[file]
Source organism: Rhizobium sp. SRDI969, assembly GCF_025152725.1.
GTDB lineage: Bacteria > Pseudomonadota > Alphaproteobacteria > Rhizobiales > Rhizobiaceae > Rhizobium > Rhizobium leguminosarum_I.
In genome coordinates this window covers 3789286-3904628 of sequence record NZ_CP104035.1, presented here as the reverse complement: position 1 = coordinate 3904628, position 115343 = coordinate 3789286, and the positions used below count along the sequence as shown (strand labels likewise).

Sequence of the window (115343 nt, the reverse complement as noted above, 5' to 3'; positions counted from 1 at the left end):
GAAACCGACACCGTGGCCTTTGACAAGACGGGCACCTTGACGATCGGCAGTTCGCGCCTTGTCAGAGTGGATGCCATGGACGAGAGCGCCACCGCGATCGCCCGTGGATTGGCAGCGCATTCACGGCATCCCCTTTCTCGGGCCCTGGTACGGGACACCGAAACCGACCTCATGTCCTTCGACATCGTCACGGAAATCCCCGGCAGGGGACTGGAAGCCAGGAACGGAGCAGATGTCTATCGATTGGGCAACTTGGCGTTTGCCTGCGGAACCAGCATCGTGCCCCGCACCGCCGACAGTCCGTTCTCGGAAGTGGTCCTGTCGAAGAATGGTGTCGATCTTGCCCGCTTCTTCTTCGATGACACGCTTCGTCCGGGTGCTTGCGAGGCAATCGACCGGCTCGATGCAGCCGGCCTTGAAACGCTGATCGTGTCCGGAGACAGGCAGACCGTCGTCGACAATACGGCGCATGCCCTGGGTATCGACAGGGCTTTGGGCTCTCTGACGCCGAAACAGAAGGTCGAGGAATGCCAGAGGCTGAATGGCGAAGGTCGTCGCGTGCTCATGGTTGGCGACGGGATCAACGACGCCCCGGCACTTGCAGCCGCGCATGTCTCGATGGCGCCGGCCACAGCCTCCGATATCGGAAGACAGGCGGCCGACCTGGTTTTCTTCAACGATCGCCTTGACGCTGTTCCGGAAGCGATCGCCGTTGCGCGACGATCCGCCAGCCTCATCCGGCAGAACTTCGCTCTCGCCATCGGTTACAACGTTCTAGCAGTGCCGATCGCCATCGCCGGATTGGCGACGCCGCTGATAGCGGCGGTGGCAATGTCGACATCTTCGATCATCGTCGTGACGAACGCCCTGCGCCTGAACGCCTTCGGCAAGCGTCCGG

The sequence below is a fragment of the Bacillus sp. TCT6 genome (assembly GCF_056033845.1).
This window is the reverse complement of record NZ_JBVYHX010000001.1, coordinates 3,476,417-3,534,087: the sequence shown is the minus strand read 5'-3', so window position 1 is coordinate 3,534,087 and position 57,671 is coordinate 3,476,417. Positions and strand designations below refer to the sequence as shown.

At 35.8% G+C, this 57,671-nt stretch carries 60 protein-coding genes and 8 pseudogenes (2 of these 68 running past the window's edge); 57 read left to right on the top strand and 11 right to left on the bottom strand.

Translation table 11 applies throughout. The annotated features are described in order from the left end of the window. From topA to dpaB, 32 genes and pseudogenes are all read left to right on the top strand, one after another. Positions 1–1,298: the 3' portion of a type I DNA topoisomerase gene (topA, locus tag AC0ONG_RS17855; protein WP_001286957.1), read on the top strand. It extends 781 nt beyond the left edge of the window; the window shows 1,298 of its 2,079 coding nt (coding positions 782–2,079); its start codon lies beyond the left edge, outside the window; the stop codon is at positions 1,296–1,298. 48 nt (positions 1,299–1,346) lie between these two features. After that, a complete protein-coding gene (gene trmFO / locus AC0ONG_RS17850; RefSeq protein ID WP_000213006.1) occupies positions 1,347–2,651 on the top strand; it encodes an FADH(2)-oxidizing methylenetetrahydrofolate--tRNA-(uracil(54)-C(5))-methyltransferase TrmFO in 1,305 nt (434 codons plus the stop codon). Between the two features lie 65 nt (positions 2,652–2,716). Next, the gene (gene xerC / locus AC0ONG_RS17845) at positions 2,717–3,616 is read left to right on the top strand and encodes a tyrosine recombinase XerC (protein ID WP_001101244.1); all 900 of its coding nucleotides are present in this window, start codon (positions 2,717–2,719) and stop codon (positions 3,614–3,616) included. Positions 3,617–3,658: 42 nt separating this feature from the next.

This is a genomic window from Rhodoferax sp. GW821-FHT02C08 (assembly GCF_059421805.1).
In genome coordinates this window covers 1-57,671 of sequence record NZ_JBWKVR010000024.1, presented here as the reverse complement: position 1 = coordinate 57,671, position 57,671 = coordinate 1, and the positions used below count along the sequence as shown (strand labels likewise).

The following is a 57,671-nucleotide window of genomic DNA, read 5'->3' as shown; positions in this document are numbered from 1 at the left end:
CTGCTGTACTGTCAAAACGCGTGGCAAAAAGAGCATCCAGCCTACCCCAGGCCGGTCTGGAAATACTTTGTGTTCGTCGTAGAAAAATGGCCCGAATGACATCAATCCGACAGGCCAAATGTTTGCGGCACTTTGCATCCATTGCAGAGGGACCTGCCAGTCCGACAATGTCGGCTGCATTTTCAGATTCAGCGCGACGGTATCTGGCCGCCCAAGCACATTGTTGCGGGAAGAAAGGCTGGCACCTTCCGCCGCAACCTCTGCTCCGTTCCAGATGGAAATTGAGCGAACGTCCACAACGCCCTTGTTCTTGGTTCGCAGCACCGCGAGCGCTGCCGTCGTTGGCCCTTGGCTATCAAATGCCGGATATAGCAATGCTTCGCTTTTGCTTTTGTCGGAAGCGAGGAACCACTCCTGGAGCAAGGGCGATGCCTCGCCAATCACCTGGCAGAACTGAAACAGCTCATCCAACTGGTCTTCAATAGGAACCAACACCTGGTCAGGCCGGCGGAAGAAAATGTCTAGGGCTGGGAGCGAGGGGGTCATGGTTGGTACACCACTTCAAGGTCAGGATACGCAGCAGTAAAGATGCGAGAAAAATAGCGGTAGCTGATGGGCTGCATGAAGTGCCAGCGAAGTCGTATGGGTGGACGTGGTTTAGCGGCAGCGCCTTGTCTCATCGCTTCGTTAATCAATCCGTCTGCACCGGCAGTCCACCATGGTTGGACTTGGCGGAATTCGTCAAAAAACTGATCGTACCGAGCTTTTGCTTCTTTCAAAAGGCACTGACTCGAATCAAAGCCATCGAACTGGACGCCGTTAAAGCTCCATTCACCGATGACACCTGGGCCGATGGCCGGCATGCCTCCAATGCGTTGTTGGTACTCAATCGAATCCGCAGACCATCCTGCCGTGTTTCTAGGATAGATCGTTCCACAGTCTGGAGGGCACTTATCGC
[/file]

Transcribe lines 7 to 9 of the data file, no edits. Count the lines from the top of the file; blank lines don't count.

This window is the reverse complement of record NZ_JBVYHX010000001.1, coordinates 3,476,417-3,534,087: the sequence shown is the minus strand read 5'-3', so window position 1 is coordinate 3,534,087 and position 57,671 is coordinate 3,476,417. Positions and strand designations below refer to the sequence as shown.

At 35.8% G+C, this 57,671-nt stretch carries 60 protein-coding genes and 8 pseudogenes (2 of these 68 running past the window's edge); 57 read left to right on the top strand and 11 right to left on the bottom strand.

Translation table 11 applies throughout. The annotated features are described in order from the left end of the window. From topA to dpaB, 32 genes and pseudogenes are all read left to right on the top strand, one after another. Positions 1–1,298: the 3' portion of a type I DNA topoisomerase gene (topA, locus tag AC0ONG_RS17855; protein WP_001286957.1), read on the top strand. It extends 781 nt beyond the left edge of the window; the window shows 1,298 of its 2,079 coding nt (coding positions 782–2,079); its start codon lies beyond the left edge, outside the window; the stop codon is at positions 1,296–1,298. 48 nt (positions 1,299–1,346) lie between these two features. After that, a complete protein-coding gene (gene trmFO / locus AC0ONG_RS17850; RefSeq protein ID WP_000213006.1) occupies positions 1,347–2,651 on the top strand; it encodes an FADH(2)-oxidizing methylenetetrahydrofolate--tRNA-(uracil(54)-C(5))-methyltransferase TrmFO in 1,305 nt (434 codons plus the stop codon). Between the two features lie 65 nt (positions 2,652–2,716). Next, the gene (gene xerC / locus AC0ONG_RS17845) at positions 2,717–3,616 is read left to right on the top strand and encodes a tyrosine recombinase XerC (protein ID WP_001101244.1); all 900 of its coding nucleotides are present in this window, start codon (positions 2,717–2,719) and stop codon (positions 3,614–3,616) included. Positions 3,617–3,658: 42 nt separating this feature from the next.